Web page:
Kendrick Perkins has voiced the opinion of the majority of Celtics fans. He recently said, “The Boston Celtics just keep on rolling!!! Next man up mentality. I know it’s early, but Brad Stevens gotta be the front runner for coach of the year!!!” The sentiment that Stevens deserves Coach of the Year comes up every season. Yet Brad has never been given this illustrious honor.
With a record of 20-7 with a relatively young roster and many on the injured list, the Boston Celtics are exceeding every low expectation the NBA world has predicted. This team is reminiscent of the 2017/2018 roster. That young team brought LeBron and company to Game 7 on the Eastern Conference Finals, no small feat considering the inexperienced players Brad had to work with. This could not have been accomplished without the brilliant basketball mind of Coach Stevens.
Brad did receive a nomination for Coach of the Year, but ultimately lost to Dwayne Casey, who was actually fired as Toronto’s head coach. How Stevens was overlooked left me and several thousand other Celtics fans scratching our heads. But that was then and this is now, and why now does Kendrick (and I’m sure many others) feel as though this is the year for Brad Stevens? There could be many arguments as to why, but here’s a short list of three reasons our beloved coach deserves the accolades.
It never seems to matter if the guys play extremely well or got blown out of the water, Brad’s response to the predictable question, “How do you feel after tonight’s game…” is always his predictable answer, “We never get too high on the highs or too low on the lows.” In recognizing that the season is played one game at a time, he helps his players to shift from their poor shooting night or even their stellar performance to the task at hand…the next game. In doing this, Steven creates an atmosphere of consistency. Consistency leads to wins, wins lead to championships and championships are the testament of great coaching.
He Accentuates the Positive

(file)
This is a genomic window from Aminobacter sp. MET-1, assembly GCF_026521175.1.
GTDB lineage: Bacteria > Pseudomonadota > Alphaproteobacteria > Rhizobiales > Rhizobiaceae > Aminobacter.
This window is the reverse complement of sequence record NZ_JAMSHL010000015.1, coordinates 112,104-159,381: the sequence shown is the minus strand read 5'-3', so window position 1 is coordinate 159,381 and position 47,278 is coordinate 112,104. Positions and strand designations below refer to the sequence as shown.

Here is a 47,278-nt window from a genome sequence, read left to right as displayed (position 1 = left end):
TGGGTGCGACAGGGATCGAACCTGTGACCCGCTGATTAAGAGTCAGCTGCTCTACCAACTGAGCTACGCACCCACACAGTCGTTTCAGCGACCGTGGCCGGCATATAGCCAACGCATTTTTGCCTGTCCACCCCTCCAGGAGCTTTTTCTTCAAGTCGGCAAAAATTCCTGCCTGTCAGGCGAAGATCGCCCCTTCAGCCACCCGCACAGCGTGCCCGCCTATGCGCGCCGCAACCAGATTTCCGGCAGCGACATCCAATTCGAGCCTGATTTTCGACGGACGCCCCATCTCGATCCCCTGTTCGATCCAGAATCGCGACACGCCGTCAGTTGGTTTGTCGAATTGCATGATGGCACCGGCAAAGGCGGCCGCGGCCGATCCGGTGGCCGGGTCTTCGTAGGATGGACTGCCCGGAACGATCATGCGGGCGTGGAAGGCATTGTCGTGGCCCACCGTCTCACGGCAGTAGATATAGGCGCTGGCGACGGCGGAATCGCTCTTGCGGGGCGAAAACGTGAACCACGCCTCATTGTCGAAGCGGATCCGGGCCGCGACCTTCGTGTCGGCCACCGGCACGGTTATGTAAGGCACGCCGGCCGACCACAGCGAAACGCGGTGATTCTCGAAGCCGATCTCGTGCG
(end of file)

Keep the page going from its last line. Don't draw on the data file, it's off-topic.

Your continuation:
Brad Stevens has this uncanny ability to see his players and know exactly what abilities they have and what they can bring to the game. Having this kind of insight gives Stevens the creatively and comfort to change his lineups from night to night. It’s not unusual to see a different starting 5 in the same week. Most coaches are unwilling, perhaps scared, to change their starters for fear of letting a less experienced player be outplayed by a seasoned vet. Brad also has an amazing way of bringing out the best of each individual on his roster. He can draw up a play for anyone of the guys at any given moment. This is a talent that many coaches lack. One of the most admirable and frustrating features of Brad’s coaching is his willingness to allow his players to shoot through their troubles while on the court. He doesn’t immediately pull guys out of sticky situations. This creates basketball thinkers not just basketball players, which should be a primary goal of any coach, especially one who is to be Coach of the Year.
It’s easy to respect a humble man. There’s never a time Coach Stevens says he’s got it all figured out or he’s unbeatable. He’s often quoted saying he’s got as much to learn as his players do. anny Ainge has said many times how much he respects Brad, and places his full confidence in him to hang Banner 18 in the Garden. In addition to the Ainge, his players seem to have the most respect for him as well. That’s not always heard around the NBA about other teams and their coaches. Furthermore, when opposing players are interview after playing at the Garden, a common consensus is heard. “Fans are wild, tough team, great coach.” Respect has got to be a determining factor for naming the Coach of the Year, and when you’ve earned it from those outside your own organization, that’s no small thing.
The fact the Brad doesn’t measure his success as a coach by the awards he wins speaks highly of him. His concern for the players while on and off the court should be applauded and recognized. I hope Kendrick’s prediction comes to be. Brad deserves this honor and would love to see it happen.
Feature photo by NBC Sports